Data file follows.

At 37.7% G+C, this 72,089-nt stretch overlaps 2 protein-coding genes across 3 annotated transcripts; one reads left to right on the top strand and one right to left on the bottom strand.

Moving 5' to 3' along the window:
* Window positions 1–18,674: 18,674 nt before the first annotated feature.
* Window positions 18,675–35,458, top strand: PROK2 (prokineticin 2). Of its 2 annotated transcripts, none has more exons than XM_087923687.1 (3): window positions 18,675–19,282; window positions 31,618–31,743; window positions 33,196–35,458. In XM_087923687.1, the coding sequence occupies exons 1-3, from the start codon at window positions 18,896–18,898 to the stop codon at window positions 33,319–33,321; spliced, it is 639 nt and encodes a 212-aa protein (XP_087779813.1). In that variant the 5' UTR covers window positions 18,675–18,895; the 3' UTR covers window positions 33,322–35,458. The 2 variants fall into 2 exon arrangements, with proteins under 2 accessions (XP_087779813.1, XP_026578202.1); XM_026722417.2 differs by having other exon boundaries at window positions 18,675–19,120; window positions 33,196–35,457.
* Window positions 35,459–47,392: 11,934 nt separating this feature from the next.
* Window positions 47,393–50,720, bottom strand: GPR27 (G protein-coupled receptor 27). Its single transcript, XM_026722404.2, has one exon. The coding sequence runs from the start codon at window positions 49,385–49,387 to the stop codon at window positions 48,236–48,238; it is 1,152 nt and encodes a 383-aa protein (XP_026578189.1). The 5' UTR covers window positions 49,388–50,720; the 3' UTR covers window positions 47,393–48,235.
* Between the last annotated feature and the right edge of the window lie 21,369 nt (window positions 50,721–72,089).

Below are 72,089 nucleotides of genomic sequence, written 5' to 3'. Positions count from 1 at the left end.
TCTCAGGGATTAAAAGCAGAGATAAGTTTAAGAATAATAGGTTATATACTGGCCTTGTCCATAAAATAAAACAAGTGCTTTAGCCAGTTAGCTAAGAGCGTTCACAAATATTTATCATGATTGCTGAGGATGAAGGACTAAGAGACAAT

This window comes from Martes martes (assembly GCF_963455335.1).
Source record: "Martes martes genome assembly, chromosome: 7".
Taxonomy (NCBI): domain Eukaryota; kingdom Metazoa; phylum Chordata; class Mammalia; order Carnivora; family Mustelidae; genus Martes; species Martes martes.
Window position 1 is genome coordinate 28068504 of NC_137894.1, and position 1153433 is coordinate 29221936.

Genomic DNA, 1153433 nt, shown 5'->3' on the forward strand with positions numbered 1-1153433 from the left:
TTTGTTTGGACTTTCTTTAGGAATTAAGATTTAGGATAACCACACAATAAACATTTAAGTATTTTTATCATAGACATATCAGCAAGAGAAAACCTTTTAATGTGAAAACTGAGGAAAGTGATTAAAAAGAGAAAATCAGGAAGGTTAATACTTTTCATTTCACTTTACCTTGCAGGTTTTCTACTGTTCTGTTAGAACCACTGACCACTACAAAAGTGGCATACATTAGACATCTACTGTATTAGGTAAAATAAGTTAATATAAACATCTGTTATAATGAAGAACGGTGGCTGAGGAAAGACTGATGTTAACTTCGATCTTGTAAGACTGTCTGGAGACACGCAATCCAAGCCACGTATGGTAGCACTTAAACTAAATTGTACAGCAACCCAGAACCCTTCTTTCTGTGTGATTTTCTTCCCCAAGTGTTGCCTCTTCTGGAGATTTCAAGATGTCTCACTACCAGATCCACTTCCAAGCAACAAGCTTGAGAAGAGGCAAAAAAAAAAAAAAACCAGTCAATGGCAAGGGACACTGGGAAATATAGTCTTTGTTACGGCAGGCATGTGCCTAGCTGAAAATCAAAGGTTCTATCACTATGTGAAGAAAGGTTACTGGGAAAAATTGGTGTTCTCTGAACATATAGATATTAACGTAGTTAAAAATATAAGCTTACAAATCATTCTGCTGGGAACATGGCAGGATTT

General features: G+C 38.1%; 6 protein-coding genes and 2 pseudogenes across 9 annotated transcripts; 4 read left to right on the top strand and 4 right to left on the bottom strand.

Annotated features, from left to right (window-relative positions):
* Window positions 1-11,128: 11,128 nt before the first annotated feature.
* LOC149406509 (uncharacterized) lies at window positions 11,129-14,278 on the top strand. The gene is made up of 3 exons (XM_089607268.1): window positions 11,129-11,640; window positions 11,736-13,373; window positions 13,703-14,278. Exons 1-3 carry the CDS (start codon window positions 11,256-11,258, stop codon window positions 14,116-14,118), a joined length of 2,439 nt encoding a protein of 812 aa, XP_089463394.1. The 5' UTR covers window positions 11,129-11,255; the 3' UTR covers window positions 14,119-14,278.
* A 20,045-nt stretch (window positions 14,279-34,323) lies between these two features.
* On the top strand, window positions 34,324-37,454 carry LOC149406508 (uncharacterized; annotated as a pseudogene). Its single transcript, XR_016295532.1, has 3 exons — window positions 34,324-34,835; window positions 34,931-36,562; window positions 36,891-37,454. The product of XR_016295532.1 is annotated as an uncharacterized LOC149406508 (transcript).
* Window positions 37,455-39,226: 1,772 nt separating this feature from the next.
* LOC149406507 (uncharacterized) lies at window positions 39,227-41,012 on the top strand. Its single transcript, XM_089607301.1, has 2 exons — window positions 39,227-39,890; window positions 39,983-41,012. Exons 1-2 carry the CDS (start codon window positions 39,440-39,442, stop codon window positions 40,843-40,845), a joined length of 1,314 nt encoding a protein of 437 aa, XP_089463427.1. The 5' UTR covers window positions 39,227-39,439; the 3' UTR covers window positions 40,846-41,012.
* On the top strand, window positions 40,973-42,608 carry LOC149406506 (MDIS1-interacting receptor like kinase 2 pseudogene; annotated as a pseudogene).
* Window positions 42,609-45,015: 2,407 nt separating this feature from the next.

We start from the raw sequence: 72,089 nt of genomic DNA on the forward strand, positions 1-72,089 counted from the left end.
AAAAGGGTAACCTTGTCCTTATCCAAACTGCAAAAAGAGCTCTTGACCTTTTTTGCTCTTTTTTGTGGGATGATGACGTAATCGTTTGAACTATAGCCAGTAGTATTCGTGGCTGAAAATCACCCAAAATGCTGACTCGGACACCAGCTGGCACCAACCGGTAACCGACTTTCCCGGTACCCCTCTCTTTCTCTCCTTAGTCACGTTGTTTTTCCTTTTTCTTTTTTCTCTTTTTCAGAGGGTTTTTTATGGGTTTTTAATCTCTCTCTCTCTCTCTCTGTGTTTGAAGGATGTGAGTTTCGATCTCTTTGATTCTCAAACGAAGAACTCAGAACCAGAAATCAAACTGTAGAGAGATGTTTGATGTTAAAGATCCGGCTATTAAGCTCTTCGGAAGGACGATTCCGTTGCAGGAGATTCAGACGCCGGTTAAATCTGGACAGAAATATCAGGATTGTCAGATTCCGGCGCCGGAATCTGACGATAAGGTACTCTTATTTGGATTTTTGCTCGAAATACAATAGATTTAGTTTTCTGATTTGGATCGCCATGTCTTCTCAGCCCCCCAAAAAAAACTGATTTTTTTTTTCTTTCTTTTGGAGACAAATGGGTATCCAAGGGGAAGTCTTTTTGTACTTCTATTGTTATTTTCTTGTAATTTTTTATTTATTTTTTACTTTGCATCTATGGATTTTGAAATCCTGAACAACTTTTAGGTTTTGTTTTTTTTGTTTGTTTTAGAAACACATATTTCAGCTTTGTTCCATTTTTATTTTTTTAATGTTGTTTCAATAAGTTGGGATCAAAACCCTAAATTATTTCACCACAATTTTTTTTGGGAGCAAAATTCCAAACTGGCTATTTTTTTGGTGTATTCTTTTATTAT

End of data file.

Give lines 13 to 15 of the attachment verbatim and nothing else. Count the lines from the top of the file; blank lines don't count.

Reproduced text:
Window position 1 is genome coordinate 28068504 of NC_137894.1, and position 1153433 is coordinate 29221936.

Genomic DNA, 1153433 nt, shown 5'->3' on the forward strand with positions numbered 1-1153433 from the left:
TTTGTTTGGACTTTCTTTAGGAATTAAGATTTAGGATAACCACACAATAAACATTTAAGTATTTTTATCATAGACATATCAGCAAGAGAAAACCTTTTAATGTGAAAACTGAGGAAAGTGATTAAAAAGAGAAAATCAGGAAGGTTAATACTTTTCATTTCACTTTACCTTGCAGGTTTTCTACTGTTCTGTTAGAACCACTGACCACTACAAAAGTGGCATACATTAGACATCTACTGTATTAGGTAAAATAAGTTAATATAAACATCTGTTATAATGAAGAACGGTGGCTGAGGAAAGACTGATGTTAACTTCGATCTTGTAAGACTGTCTGGAGACACGCAATCCAAGCCACGTATGGTAGCACTTAAACTAAATTGTACAGCAACCCAGAACCCTTCTTTCTGTGTGATTTTCTTCCCCAAGTGTTGCCTCTTCTGGAGATTTCAAGATGTCTCACTACCAGATCCACTTCCAAGCAACAAGCTTGAGAAGAGGCAAAAAAAAAAAAAAACCAGTCAATGGCAAGGGACACTGGGAAATATAGTCTTTGTTACGGCAGGCATGTGCCTAGCTGAAAATCAAAGGTTCTATCACTATGTGAAGAAAGGTTACTGGGAAAAATTGGTGTTCTCTGAACATATAGATATTAACGTAGTTAAAAATATAAGCTTACAAATCATTCTGCTGGGAACATGGCAGGATTT